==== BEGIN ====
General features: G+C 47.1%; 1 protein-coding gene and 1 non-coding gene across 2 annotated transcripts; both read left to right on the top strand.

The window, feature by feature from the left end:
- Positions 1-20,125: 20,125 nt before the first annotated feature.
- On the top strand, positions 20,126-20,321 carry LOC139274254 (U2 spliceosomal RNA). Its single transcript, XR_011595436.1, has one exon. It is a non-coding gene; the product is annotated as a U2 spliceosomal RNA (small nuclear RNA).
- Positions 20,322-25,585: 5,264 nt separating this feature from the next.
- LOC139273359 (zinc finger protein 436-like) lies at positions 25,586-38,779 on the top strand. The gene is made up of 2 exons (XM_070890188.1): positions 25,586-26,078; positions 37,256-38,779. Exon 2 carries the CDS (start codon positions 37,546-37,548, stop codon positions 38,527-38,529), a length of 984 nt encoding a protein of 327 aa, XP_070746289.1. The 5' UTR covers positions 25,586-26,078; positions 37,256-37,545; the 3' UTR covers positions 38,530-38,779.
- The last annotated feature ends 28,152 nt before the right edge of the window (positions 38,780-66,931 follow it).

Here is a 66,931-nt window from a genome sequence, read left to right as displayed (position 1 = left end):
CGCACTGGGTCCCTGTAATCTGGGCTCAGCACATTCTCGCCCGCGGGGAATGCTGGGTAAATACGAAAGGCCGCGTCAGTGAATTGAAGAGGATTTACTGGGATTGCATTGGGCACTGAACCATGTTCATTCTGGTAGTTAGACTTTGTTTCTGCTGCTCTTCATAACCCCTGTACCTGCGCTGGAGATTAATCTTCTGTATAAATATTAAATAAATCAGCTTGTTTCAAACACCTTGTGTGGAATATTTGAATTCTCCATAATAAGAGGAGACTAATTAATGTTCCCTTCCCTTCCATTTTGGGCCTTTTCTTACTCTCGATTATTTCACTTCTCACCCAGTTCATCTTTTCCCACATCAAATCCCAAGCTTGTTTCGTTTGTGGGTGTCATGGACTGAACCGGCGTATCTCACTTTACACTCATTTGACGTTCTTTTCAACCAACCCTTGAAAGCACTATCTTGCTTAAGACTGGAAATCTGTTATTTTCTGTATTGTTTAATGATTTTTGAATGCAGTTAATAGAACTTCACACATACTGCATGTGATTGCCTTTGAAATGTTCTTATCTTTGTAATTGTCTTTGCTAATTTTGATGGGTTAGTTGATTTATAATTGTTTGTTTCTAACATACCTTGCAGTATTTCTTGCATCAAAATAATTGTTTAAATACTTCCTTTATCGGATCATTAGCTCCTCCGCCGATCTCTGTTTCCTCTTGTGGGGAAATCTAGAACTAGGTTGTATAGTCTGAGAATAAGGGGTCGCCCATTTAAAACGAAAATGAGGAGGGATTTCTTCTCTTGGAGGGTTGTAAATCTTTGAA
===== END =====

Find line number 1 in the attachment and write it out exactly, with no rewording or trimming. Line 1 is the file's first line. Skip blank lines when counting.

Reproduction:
General features: G+C 47.1%; 1 protein-coding gene and 1 non-coding gene across 2 annotated transcripts; both read left to right on the top strand.